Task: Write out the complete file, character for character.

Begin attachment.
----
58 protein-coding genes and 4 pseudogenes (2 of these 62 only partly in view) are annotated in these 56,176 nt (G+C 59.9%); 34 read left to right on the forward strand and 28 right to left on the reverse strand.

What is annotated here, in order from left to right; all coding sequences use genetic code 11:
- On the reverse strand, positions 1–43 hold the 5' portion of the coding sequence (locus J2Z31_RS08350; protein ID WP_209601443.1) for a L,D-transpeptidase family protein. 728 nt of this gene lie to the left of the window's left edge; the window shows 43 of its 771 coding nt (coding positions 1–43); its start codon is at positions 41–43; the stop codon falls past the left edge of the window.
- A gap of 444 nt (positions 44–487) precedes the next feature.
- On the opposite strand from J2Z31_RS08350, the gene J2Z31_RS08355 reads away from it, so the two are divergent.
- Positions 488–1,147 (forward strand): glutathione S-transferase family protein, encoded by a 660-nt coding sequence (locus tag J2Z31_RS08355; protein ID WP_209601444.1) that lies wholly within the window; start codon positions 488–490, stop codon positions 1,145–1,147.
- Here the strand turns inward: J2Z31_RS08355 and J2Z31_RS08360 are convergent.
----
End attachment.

58 protein-coding genes and 4 pseudogenes (2 of these 62 only partly in view) are annotated in these 56,176 nt (G+C 59.9%); 34 read left to right on the forward strand and 28 right to left on the reverse strand.

What is annotated here, in order from left to right; all coding sequences use genetic code 11:
- On the reverse strand, positions 1–43 hold the 5' portion of the coding sequence (locus J2Z31_RS08350; protein ID WP_209601443.1) for a L,D-transpeptidase family protein. 728 nt of this gene lie to the left of the window's left edge; the window shows 43 of its 771 coding nt (coding positions 1–43); its start codon is at positions 41–43; the stop codon falls past the left edge of the window.
- A gap of 444 nt (positions 44–487) precedes the next feature.
- On the opposite strand from J2Z31_RS08350, the gene J2Z31_RS08355 reads away from it, so the two are divergent.
- Positions 488–1,147 (forward strand): glutathione S-transferase family protein, encoded by a 660-nt coding sequence (locus tag J2Z31_RS08355; protein ID WP_209601444.1) that lies wholly within the window; start codon positions 488–490, stop codon positions 1,145–1,147.
- Here the strand turns inward: J2Z31_RS08355 and J2Z31_RS08360 are convergent.